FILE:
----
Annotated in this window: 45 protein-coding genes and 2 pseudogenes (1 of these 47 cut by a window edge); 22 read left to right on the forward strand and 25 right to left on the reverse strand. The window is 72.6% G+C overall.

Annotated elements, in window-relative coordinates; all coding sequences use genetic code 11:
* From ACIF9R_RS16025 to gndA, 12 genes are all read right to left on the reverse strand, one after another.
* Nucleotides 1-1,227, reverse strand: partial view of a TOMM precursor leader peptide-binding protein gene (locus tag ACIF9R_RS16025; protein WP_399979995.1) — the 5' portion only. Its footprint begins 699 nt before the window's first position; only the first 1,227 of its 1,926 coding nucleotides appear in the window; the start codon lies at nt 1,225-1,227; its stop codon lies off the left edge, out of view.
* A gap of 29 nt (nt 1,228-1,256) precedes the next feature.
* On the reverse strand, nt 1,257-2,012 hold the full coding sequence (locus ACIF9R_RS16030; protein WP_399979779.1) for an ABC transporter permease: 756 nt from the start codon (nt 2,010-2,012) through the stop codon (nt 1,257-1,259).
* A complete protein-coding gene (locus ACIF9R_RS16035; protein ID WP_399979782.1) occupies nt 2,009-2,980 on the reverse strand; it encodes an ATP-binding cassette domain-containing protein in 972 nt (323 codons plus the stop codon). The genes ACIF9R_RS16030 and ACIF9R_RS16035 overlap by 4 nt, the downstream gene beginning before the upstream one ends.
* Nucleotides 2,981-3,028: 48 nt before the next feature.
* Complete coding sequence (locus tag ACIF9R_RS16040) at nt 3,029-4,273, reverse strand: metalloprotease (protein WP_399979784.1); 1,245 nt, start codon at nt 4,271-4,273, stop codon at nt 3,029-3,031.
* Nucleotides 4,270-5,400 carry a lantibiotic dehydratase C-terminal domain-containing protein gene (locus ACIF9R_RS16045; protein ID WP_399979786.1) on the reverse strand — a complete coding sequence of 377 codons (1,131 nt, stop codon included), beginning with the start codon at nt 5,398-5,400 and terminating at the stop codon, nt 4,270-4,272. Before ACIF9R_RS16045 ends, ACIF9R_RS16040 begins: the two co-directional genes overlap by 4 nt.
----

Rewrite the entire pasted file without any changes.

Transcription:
Annotated in this window: 45 protein-coding genes and 2 pseudogenes (1 of these 47 cut by a window edge); 22 read left to right on the forward strand and 25 right to left on the reverse strand. The window is 72.6% G+C overall.

Annotated elements, in window-relative coordinates; all coding sequences use genetic code 11:
* From ACIF9R_RS16025 to gndA, 12 genes are all read right to left on the reverse strand, one after another.
* Nucleotides 1-1,227, reverse strand: partial view of a TOMM precursor leader peptide-binding protein gene (locus tag ACIF9R_RS16025; protein WP_399979995.1) — the 5' portion only. Its footprint begins 699 nt before the window's first position; only the first 1,227 of its 1,926 coding nucleotides appear in the window; the start codon lies at nt 1,225-1,227; its stop codon lies off the left edge, out of view.
* A gap of 29 nt (nt 1,228-1,256) precedes the next feature.
* On the reverse strand, nt 1,257-2,012 hold the full coding sequence (locus ACIF9R_RS16030; protein WP_399979779.1) for an ABC transporter permease: 756 nt from the start codon (nt 2,010-2,012) through the stop codon (nt 1,257-1,259).
* A complete protein-coding gene (locus ACIF9R_RS16035; protein ID WP_399979782.1) occupies nt 2,009-2,980 on the reverse strand; it encodes an ATP-binding cassette domain-containing protein in 972 nt (323 codons plus the stop codon). The genes ACIF9R_RS16030 and ACIF9R_RS16035 overlap by 4 nt, the downstream gene beginning before the upstream one ends.
* Nucleotides 2,981-3,028: 48 nt before the next feature.
* Complete coding sequence (locus tag ACIF9R_RS16040) at nt 3,029-4,273, reverse strand: metalloprotease (protein WP_399979784.1); 1,245 nt, start codon at nt 4,271-4,273, stop codon at nt 3,029-3,031.
* Nucleotides 4,270-5,400 carry a lantibiotic dehydratase C-terminal domain-containing protein gene (locus ACIF9R_RS16045; protein ID WP_399979786.1) on the reverse strand — a complete coding sequence of 377 codons (1,131 nt, stop codon included), beginning with the start codon at nt 5,398-5,400 and terminating at the stop codon, nt 4,270-4,272. Before ACIF9R_RS16045 ends, ACIF9R_RS16040 begins: the two co-directional genes overlap by 4 nt.